Guarendi found that 70% of the parents of “outstanding” (self-motivated, strong character, considerate of others, and high morality) students employed some physical punishment in the rearing of their children.[v]  Some relied upon it often and others rarely used it.  He found, “Spanking was generally considered to be one tool in a parent’s discipline repertoire.”

Larzelere and Kuhn’s 2005 meta-analysis [vi]of a quarter-century of literature uniquely compared physical punishment of children with alternative disciplinary measures, such as time-out, reasoning, privilege removal, physical restraint, and scolding.  To address the methodological problem inherent in grouping all forms of physical punishment, they distinguished the following four categories: conditional spanking (used under limited conditions), customary physical punishment (typical manner of use by ordinary parents), overly severe physical punishment, and predominant physical punishment.  Additionally, Larzelere and Kuhn’s methods took into account selection biases, a confounding problem inherent in most studies of parental discipline since parents use disciplinary tactics to the extent that they perceive behavior problems in their children.  The review’s findings are summarized below.

  • Conditional spanking was associated with better child outcomes than were 10 of 13 alternative disciplinary tactics, with no differences in outcomes compared to the other three alternatives.
  • Conditional spanking and customary physical punishment were never associated with worse outcomes than any other alternative tactic.
  • The meta-analysis results favored conditional spanking over nonphysical punishments in general for reducing defiance and antisocial behavior.
  • Customary physical punishment was associated with less substance abuse than was non-contact punishment in one large retrospective study.  Otherwise, customary physical punishment was equally as effective as any alternative disciplinary tactic.
  • All types of physical punishment were associated with lower rates of antisocial behavior than were alternative disciplinary tactics.
  • Physical punishment predicted more adverse child outcomes than alternative tactics only when it was used severely or predominantly.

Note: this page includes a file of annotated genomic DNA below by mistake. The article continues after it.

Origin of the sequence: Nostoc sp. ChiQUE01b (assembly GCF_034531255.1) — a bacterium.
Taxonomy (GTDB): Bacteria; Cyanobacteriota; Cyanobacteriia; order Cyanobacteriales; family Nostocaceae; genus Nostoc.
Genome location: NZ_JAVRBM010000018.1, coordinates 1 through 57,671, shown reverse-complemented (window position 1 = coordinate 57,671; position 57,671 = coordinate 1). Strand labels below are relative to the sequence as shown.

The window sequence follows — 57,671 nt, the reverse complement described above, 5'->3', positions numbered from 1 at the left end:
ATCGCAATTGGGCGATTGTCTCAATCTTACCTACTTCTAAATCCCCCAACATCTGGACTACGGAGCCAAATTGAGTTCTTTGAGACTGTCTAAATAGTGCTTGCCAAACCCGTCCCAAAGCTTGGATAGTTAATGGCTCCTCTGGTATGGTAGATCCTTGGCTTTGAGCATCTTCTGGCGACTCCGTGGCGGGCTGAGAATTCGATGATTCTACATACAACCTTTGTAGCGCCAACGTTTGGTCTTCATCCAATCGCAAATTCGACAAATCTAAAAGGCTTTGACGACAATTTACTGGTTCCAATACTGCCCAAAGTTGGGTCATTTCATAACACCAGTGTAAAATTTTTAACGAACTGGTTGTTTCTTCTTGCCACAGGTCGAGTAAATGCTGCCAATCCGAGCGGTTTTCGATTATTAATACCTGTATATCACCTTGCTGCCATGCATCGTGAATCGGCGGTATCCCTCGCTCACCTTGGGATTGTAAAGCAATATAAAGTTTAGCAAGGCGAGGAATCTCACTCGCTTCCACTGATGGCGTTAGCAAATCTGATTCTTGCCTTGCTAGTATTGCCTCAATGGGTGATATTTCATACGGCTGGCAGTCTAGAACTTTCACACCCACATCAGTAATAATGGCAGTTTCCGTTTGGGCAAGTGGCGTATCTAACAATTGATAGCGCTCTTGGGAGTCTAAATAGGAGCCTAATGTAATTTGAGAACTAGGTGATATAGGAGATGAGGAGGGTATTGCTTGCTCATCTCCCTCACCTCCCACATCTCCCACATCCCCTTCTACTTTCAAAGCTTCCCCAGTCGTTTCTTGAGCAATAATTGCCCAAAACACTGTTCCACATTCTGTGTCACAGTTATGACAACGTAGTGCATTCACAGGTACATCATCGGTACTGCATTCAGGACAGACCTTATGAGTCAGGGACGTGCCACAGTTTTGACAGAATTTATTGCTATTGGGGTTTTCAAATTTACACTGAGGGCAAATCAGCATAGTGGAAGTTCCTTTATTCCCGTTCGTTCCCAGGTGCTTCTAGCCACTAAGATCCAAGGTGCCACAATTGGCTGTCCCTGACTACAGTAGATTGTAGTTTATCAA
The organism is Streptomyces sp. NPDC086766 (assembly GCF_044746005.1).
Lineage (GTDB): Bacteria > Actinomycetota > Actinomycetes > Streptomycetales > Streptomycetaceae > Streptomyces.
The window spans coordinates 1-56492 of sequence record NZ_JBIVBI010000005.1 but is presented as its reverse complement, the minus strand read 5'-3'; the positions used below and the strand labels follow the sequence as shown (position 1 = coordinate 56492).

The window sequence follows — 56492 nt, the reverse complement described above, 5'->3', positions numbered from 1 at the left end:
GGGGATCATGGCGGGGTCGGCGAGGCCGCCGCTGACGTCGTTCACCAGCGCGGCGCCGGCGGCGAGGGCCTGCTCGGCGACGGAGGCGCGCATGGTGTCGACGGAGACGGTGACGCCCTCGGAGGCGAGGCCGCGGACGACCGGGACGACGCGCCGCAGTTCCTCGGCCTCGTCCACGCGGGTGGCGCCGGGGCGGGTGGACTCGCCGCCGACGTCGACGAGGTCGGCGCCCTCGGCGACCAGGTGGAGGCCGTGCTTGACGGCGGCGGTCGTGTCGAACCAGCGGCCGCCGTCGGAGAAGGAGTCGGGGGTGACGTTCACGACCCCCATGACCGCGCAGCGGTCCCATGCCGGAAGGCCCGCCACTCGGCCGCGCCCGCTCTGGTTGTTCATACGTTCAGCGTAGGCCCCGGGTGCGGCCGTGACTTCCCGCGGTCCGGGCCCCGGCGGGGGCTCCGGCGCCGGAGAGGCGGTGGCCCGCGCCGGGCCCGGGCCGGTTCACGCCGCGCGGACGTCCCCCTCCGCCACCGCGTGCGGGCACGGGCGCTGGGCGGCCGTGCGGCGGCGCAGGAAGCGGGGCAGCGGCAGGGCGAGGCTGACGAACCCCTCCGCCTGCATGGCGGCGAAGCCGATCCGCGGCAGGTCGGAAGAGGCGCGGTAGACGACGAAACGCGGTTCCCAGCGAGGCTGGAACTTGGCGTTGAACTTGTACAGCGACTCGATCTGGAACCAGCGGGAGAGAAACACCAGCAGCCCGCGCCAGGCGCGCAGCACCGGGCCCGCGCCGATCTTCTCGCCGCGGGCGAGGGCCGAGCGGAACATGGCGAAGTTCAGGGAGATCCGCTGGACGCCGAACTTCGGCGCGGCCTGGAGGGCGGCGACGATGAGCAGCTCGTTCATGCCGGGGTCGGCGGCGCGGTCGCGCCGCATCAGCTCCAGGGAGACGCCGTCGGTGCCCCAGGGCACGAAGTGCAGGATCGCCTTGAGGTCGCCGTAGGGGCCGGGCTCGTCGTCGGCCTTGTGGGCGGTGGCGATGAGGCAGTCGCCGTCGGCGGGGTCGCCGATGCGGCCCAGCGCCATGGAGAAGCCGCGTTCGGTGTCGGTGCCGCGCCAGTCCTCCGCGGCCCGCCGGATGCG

• No evidence was found that physical punishment was more strongly associated with physical aggression than other disciplinary tactics.

Larzelere and Fuller conducted a 2019 summary of the research on disciplinary spanking.

The American College of Pediatricians issued a thorough review of the scientific literature in their 2021 policy statement, Physical Punishment: A scientific Review of Its Use in the Discipline of Children. They concluded, “There is no established causal link between a parent’s use of ordinary nonabusive spanking and the occurrence of physical child abuse, or the development of childhood aggression. There is evidence of short-term effectiveness and positive long-term outcomes when parents use disciplinary spanking for persistent defiance within a nurturing environment.”


In a positive family setting, spanking has been found to be a positive predictor of outcome.  Tennant even found that the childhood antecedents that were most associated with non-use of illegal drugs by young men were being spanked as a child, attending church and having a “happy” parental marriage.[vii]

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[i].  Roberts MW & Powers SW. Adjusting chair timeout enforcement procedures for oppositional children. Behavioral Therapy. 1990;21:257-271.

[ii].  Bean AW & Roberts MW. The effect of timeout release contingencies on changes in child noncompliance. J Abn Child Psych. 1981;9:95-105

[iii].  Day DE & Roberts MW. An analysis of the physical punishment component of a parent training program. J Abn Child Psychol. 1983;11:141-152.

[iv].  Forehand RL & McMahon RJ. Helping the noncompliant child. 1981;pp 79-80. New York:Guilford Press.

[v]  Guarendi R. Back to the Family. 1990;215-222. New York: Simon & Schuster.

[vi]  Larzelere RE & Kuhn BR. Comparing child outcomes of physical punishment and alternative disciplinary tactics:
A meta-analysis. Clinical Child and Family Psychology Review. 2005;8:1-37.

[vii]  Tennant FS, Jr., Detels R, & Clark V. Some childhood antecedents of drug and alcohol abuse. American Journal of Epidemiology. 1975;102:377-385.